• value of the technology in furthering the understanding of eukaryotic biology.
  • plans for making data and resources broadly accessible.

The sharing of materials and data in a timely manner has been an essential element in the rapid progress made in genome research. Public Health Service (PHS) policy requires that investigators make the results and accomplishments of funded activities publicly available. The advisors to the NIH and the Department of Energy (DOE) genome programs have developed a set of guidelines for making data and material resources available to the scientific community in a timely manner. The guidelines call for material and information from genome research to be made available within six months of the time the data or materials are generated; more rapid sharing is encouraged and has become the norm in the genome community. Applications submitted in response to this RFA should include detailed plans for sharing data and materials generated through the grant. Where appropriate, grantees may work with the private sector in making unique resources available to the larger biomedical research community at a reasonable cost. The plans proposed for sharing and data release will be reviewed for adequacy by NIH staff prior to award of the grant and the proposed sharing plan will be made a condition of the award. Applicants may request funds to defray the costs of sharing materials or submitting data. Such requests must be adequately justified.

Recently, it has become evident that special human subjects issues are raised by the large-scale sequencing of human genomic DNA because large amounts of DNA sequence information from single individuals may be generated. The NHGRI and the DOE have recently issued a document, "Guidance on Human Subjects Issues in Large-Scale DNA Sequencing" to address these issues. As a result of the research supported under this RFA, it is possible that an analogous situation might exist, i.e., that a large amount of information about a single individual's genome might be generated and be made publicly available. Applicants should address these special human subjects issues, if applicable.


Because of the specialized interest of this RFA, prospective applicants are strongly encouraged to discuss their research objectives and the appropriate grant mechanism with NIH staff. Prospective applicants are asked to submit, by February 27, 1997, a letter of intent that includes a descriptive title of the proposed research, the name, address, and telephone number of the principal investigator, and the identities of other key personnel and participating institutions.

Although a letter of intent is not required, is not binding, and does not enter into the review of subsequent applications, the information that it contains allows NHGRI staff to estimate the potential review workload and to avoid conflict of interest in the review.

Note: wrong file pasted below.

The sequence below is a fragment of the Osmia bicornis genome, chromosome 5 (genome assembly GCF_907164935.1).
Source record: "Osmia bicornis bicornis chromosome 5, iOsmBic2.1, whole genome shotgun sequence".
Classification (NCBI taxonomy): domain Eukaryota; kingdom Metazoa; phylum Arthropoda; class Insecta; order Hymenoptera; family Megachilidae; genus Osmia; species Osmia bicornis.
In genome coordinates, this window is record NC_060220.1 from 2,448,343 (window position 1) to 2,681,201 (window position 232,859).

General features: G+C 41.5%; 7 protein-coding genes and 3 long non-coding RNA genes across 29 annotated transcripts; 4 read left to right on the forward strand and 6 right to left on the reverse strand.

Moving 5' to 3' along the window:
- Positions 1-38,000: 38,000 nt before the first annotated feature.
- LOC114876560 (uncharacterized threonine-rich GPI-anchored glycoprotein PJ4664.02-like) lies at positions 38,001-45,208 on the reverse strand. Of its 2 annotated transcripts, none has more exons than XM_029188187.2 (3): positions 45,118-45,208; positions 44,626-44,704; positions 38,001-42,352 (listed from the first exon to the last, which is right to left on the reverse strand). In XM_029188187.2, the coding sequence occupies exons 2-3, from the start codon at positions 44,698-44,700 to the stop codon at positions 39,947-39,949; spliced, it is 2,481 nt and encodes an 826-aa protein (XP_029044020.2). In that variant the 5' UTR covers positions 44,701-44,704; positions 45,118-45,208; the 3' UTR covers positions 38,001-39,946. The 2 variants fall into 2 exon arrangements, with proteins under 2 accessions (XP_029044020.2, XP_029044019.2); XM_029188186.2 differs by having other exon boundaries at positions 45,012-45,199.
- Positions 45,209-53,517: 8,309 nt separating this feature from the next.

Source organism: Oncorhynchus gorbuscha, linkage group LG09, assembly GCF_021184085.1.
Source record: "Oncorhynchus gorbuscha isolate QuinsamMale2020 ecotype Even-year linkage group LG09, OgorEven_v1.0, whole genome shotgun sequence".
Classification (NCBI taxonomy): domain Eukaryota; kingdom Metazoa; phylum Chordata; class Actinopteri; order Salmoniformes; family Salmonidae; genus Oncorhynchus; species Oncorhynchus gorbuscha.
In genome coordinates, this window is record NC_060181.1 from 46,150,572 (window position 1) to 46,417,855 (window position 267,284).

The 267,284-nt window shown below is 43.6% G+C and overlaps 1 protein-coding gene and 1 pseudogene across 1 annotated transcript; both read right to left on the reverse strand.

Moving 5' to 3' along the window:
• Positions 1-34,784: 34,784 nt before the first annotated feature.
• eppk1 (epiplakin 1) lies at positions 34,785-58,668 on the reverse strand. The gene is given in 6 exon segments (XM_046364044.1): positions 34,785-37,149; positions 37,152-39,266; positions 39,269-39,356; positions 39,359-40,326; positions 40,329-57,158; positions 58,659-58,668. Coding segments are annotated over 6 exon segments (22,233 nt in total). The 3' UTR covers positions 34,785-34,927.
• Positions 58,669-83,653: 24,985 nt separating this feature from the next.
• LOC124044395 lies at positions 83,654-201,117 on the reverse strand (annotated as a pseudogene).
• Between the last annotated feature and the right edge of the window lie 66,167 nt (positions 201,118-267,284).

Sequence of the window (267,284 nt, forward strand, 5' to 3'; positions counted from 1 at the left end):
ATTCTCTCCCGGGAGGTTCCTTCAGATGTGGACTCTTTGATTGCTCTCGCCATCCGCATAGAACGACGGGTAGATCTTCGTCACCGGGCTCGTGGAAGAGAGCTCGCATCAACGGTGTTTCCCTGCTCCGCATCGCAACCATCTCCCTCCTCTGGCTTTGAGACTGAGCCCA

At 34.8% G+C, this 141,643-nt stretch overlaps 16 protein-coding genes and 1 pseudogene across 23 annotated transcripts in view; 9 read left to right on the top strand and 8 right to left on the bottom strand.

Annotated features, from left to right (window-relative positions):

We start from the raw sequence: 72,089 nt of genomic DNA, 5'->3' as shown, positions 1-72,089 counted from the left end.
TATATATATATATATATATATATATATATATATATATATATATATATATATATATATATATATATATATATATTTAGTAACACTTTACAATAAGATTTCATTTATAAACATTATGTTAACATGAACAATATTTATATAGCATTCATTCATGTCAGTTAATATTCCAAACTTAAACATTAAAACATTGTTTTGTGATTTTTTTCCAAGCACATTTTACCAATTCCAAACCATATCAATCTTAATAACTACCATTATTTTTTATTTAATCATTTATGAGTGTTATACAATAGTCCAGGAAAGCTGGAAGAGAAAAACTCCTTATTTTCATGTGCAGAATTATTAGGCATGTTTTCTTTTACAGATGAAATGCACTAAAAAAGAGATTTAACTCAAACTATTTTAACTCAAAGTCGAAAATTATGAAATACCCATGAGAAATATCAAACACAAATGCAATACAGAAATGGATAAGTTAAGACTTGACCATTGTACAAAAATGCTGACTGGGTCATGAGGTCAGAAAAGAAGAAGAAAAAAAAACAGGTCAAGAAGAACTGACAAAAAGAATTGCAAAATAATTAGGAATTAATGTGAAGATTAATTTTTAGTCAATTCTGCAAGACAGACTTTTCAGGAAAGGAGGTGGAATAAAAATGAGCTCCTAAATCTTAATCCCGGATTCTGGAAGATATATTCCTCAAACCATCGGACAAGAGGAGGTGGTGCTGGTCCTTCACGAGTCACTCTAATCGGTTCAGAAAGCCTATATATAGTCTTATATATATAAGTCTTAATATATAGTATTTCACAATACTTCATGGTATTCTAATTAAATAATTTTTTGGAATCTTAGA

The letter of intent is to be sent to:

Elise Feingold, Ph.D.
Division of Extramural Research
National Human Genome Research Institute
Building 38A, Room 614, MSC 6050
Bethesda, MD 20892-6050
Phone: (301) 496-7531
Fax: (301) 480-2770
E-mail: Elise Feingold, Ph.D.


The research grant application form PHS 398 (rev. 5/95) is to be used in applying for these grants. Applications kits are available at most institutional offices of sponsored research and may be obtained from the Grants Information Office, Office of Extramural Outreach and Information Resources, National Institutes of Health, 6701 Rockledge Drive, MSC 7910, Bethesda, MD 20892-7910, telephone 301/435-0714, e-mail ASKNIH@odrockm1.od.nih.gov and from the program director listed under INQUIRIES.

The RFA label available in the PHS 398 (rev. 5/95) application form must be affixed to the bottom of the face page of the application. Failure to use this label could result in delayed processing of the application such that it may not reach the review committee in time for review. In addition, the RFA title and number must be typed on line 2 of the face page of the application form and the YES box must be marked.

Submit a signed, typewritten original of the application and three signed photocopies, in one package to:

Division of Research Grants
National Institutes of Health
6701 Rockledge Drive, Room 1040 - MSC 7710
Bethesda, MD 20892-7710
Bethesda, MD 20817 (for express/courier service)

At the time of submission, two additional copies of the application, including appendices, must also be sent to:

Dr. Ken Nakamura
Office of Scientific Review
National Human Genome Research Institute
Building 38A, Room 613, MSC 6050
38 Library Drive
Bethesda, MD 20892-6050

Applications must be received by March 27, 1997. If an application is received after that date, it will be returned to the applicant without review. The Division of Research Grants (DRG) will not accept any application in response to this RFA that is essentially the same as one currently pending initial review, unless the applicant withdraws the pending application. The DRG will not accept any application that is essentially the same as one already reviewed. This does not preclude the submission of substantial revisions of applications already reviewed, but such applications must include an introduction addressing the previous critique. The applicants should also ensure that their revised applications respond to the review criteria by which the applications in response to this RFA will be evaluated.